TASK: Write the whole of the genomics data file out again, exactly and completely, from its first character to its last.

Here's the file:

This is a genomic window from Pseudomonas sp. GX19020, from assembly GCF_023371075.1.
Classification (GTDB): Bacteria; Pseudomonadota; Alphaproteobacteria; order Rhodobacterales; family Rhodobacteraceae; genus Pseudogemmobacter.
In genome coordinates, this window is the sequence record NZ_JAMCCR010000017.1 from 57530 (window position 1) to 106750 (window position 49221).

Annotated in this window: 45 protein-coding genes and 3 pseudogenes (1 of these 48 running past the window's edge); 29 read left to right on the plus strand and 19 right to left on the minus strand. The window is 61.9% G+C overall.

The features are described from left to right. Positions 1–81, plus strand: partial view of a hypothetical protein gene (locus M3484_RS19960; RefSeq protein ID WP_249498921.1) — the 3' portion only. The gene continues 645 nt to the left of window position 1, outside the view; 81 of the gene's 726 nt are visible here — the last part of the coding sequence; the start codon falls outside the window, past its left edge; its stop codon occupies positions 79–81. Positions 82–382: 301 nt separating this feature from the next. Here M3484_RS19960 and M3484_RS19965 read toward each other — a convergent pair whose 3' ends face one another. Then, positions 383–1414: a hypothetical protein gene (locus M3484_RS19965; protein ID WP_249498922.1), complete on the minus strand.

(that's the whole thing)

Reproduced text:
This is a genomic window from Pseudomonas sp. GX19020, from assembly GCF_023371075.1.
Classification (GTDB): Bacteria; Pseudomonadota; Alphaproteobacteria; order Rhodobacterales; family Rhodobacteraceae; genus Pseudogemmobacter.
In genome coordinates, this window is the sequence record NZ_JAMCCR010000017.1 from 57530 (window position 1) to 106750 (window position 49221).

Annotated in this window: 45 protein-coding genes and 3 pseudogenes (1 of these 48 running past the window's edge); 29 read left to right on the plus strand and 19 right to left on the minus strand. The window is 61.9% G+C overall.

The features are described from left to right. Positions 1–81, plus strand: partial view of a hypothetical protein gene (locus M3484_RS19960; RefSeq protein ID WP_249498921.1) — the 3' portion only. The gene continues 645 nt to the left of window position 1, outside the view; 81 of the gene's 726 nt are visible here — the last part of the coding sequence; the start codon falls outside the window, past its left edge; its stop codon occupies positions 79–81. Positions 82–382: 301 nt separating this feature from the next. Here M3484_RS19960 and M3484_RS19965 read toward each other — a convergent pair whose 3' ends face one another. Then, positions 383–1414: a hypothetical protein gene (locus M3484_RS19965; protein ID WP_249498922.1), complete on the minus strand.